Whilst the Label of Muchausen's syndrome by Proxy has been discredited we know that parents do induce and fabricate illness in children and that this can be abusive either by the emotional harm that can be done to a child how is led to believe that they are ill when they are not or by the physical procedures that they endure.
Consider a spectrum of parental behaviour in response to illness in their children. Most parents fall in the middle, appropriately seeking medical attention for their children. Some may miss hospital appointments but their child may come to no harm. Some may present frequently to GP or A+E with trivial illnesses. All are within the range of normal.
Some parents fail to keep appointments that lead to their child coming to harm, fall to give important medicines, fail to comply with special diets/feeding. If the child is harmed then this is neglectful.
At the other end of the spectrum parents repeatedly represent their children with symptoms that do not require medical attention or are never witnessed by anyone else, eg seizures. This may lead to the child having unwarranted invasive investigations and being place on medications with significant side-effects and having their lifestyle restricted by their "illness". This falls into the spectrum of fabricated/induced illness.


I'm unconvinced that there is evidence of a misogynistic conspiracy to remove children from their parents for adoption. I do think that child protection is taken much more seriously now and that the damage done to children who are in and out of the looked after system and who have repeated placement changes is well known thus there is a move to place children permanently either in adoption or long-term fostering much sooner once it becomes apparent that their biological parents cannot meet their needs. I would also add that adoption and long-term fostering by other biological family members is also encouraged if they can meet their needs.

theUrbanDevil Fri 19-Oct-07 20:35:46

as i mentioned earlier on in this thread, this is far from the first time that this has happened.

as some of you may remember i was personally involved with the case of a lady called Janipher Maseko, who had her 2 week old baby and 14 month old toddler removed from her care. they were apart for 4 weeks, which is about 3 weeks and 5 days longer than they should have been (after it had been established that Janipher was capable of looking after he children - which she was - they should have been returned to her, they weren't). one example of the gross incompetence she faced is that one of the reasons her children took so long to be returned to her was because the SS in question (not sure whether I can name them?) had difficulties finding an infant car seat for her tiny ds. however, when she was later released from detention, SS expected her to make the journey from Yarl's Wood in Bedfordshire to Uxbridge in a taxi with no child restraints whatsoever.

FWIW - i do not think there is a sinister agenda here, either in Janipher's or Fran's case. i do, however, think that SS are woefully underfunded and understaffed, not to mention mis-managed in the most basic areas. i do not doubt for a second that the majority of SW's are hard working, conscientious individuals, but as someone further down said, it only takes one old fashioned SW to make life very difficult for a family.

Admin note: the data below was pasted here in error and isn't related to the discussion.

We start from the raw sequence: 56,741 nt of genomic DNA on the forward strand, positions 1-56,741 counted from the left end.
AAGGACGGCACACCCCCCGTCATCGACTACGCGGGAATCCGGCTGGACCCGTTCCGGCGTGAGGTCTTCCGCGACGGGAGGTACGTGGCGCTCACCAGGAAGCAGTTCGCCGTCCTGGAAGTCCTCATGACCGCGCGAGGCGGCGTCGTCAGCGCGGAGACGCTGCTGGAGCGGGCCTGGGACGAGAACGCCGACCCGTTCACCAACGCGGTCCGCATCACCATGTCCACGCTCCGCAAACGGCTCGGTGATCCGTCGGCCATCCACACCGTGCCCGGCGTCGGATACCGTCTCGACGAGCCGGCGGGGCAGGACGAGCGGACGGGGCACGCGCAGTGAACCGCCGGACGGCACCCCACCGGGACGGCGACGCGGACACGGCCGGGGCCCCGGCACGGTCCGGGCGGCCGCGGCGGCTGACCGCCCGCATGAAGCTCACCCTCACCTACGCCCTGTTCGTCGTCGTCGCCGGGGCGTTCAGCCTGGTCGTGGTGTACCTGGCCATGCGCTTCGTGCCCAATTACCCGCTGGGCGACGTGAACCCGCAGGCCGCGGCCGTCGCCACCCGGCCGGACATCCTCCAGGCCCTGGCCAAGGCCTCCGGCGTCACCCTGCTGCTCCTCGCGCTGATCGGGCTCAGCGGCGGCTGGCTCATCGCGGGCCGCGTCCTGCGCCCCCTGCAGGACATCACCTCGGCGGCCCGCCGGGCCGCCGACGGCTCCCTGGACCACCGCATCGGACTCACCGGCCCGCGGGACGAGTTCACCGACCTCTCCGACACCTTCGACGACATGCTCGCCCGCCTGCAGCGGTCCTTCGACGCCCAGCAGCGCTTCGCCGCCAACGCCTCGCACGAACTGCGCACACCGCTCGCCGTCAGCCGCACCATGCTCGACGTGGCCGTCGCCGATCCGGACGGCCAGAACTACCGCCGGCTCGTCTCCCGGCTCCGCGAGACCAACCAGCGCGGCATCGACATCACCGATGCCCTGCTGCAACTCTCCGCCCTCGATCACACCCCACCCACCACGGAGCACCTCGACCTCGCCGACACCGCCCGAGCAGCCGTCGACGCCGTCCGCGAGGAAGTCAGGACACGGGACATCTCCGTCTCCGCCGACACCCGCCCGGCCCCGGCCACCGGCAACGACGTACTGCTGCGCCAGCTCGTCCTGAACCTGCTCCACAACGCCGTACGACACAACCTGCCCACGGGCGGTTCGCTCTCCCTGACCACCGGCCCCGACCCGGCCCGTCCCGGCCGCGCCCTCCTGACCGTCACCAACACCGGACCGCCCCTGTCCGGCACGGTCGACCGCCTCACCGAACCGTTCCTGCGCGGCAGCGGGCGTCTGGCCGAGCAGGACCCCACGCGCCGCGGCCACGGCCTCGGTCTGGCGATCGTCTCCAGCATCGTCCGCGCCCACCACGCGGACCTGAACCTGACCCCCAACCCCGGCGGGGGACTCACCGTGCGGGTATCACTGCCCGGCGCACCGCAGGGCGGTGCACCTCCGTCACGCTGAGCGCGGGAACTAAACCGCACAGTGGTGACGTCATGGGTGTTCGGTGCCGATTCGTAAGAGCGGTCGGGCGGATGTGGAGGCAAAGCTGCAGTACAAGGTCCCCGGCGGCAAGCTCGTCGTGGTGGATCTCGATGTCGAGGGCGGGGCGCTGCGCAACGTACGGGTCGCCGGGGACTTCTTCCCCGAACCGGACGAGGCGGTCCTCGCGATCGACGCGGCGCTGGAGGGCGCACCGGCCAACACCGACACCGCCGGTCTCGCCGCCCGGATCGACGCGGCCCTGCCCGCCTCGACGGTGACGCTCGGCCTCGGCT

it does not help that often the medical profession wield the threat of SS where there is no justification for it - i myself was threatened with a ward of court (whatever that is) when i was in hospital having ds, because i wished to discharge us. my HV also darkly hinted that SS could be involved if i continued to refuse to top ds up with formula. there was no reason for SS to be involved with me or my family and HCPs who threaten vulnerable people with SS should face disciplinary actions!

La did da I TOTALLY agree with your summation but from what we have heard there is NO precedent in this lady's history to point to this need for IMMEDIATE removal of the child frorm her mother. As FL has been very frank in telling us all her medical/social history why would she leave out relevant parts knowing that she would be found out later by going public? Before an MP takes a case seriously he/she will research it to the best of their ability to prevent egg on their faces.

From all I have read on here any damage done by a MBP parents not immediate & violent but attention -seeking & gradual so therefore if it was being watched for by a team of carers, say in a M &B unit there would be ample time for intervention foir the childs safety (which I think we all agree is paramount)

TUD i agree most SW tems are terribly stretched & over worked. I do not blame them at all but the pen-pushers who run their departments & pile on the paperwork & regulations.

LaDiDaDi Fri 19-Oct-07 20:50:27

Whilst I'm not saying at all that this is happening FL has told us a lot of information about herself. We do not know if there is more, equally vaild and relevant, information about her available to ss etc. This information would never become available publically unless FL wished it to as ss would not be able to reveal it for fear of breaching confidentiality. Equally it would not be available to an MP unless FL wished. No I know that I'm making a big leap here, no such info may exist, but we cannot assume that it doesn't either. Here lies a conundrum in the family courts, what should be made public so that the public can be satisfied that any action taken is for the best interests of the child and when is it in the child's best interests for information about them and their family to remain confidential?

LaDiDaDi Fri 19-Oct-07 20:56:07

I agree re FII that it seems that most cases are subtle and go on for long periods of time before harm is done but this is not necessarily so.